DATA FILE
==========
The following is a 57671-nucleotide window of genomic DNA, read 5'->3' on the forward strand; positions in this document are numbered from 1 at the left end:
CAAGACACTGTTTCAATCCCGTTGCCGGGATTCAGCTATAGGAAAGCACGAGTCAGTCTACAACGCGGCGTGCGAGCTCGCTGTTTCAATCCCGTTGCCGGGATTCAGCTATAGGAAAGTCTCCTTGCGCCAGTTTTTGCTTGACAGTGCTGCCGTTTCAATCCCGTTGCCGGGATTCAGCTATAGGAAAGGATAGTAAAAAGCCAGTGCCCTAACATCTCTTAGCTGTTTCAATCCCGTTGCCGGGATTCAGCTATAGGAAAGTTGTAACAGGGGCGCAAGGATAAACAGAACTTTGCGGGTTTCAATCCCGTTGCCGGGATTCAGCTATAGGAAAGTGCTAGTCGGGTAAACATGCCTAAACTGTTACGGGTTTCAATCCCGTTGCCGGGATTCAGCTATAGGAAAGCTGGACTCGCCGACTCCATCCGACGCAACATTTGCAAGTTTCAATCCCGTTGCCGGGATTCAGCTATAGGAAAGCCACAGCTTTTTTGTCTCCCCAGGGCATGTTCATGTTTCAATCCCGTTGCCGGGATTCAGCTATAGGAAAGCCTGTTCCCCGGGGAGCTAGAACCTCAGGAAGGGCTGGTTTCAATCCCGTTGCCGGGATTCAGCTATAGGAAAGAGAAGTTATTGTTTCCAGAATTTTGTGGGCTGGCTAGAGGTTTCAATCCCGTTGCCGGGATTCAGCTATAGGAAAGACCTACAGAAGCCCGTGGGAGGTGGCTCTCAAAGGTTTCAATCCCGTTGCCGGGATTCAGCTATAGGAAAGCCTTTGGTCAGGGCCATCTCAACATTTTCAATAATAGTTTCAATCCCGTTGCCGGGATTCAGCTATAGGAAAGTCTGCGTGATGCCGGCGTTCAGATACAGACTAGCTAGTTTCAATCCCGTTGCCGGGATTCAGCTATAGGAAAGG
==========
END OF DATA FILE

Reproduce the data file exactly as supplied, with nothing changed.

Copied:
The following is a 57671-nucleotide window of genomic DNA, read 5'->3' on the forward strand; positions in this document are numbered from 1 at the left end:
CAAGACACTGTTTCAATCCCGTTGCCGGGATTCAGCTATAGGAAAGCACGAGTCAGTCTACAACGCGGCGTGCGAGCTCGCTGTTTCAATCCCGTTGCCGGGATTCAGCTATAGGAAAGTCTCCTTGCGCCAGTTTTTGCTTGACAGTGCTGCCGTTTCAATCCCGTTGCCGGGATTCAGCTATAGGAAAGGATAGTAAAAAGCCAGTGCCCTAACATCTCTTAGCTGTTTCAATCCCGTTGCCGGGATTCAGCTATAGGAAAGTTGTAACAGGGGCGCAAGGATAAACAGAACTTTGCGGGTTTCAATCCCGTTGCCGGGATTCAGCTATAGGAAAGTGCTAGTCGGGTAAACATGCCTAAACTGTTACGGGTTTCAATCCCGTTGCCGGGATTCAGCTATAGGAAAGCTGGACTCGCCGACTCCATCCGACGCAACATTTGCAAGTTTCAATCCCGTTGCCGGGATTCAGCTATAGGAAAGCCACAGCTTTTTTGTCTCCCCAGGGCATGTTCATGTTTCAATCCCGTTGCCGGGATTCAGCTATAGGAAAGCCTGTTCCCCGGGGAGCTAGAACCTCAGGAAGGGCTGGTTTCAATCCCGTTGCCGGGATTCAGCTATAGGAAAGAGAAGTTATTGTTTCCAGAATTTTGTGGGCTGGCTAGAGGTTTCAATCCCGTTGCCGGGATTCAGCTATAGGAAAGACCTACAGAAGCCCGTGGGAGGTGGCTCTCAAAGGTTTCAATCCCGTTGCCGGGATTCAGCTATAGGAAAGCCTTTGGTCAGGGCCATCTCAACATTTTCAATAATAGTTTCAATCCCGTTGCCGGGATTCAGCTATAGGAAAGTCTGCGTGATGCCGGCGTTCAGATACAGACTAGCTAGTTTCAATCCCGTTGCCGGGATTCAGCTATAGGAAAGG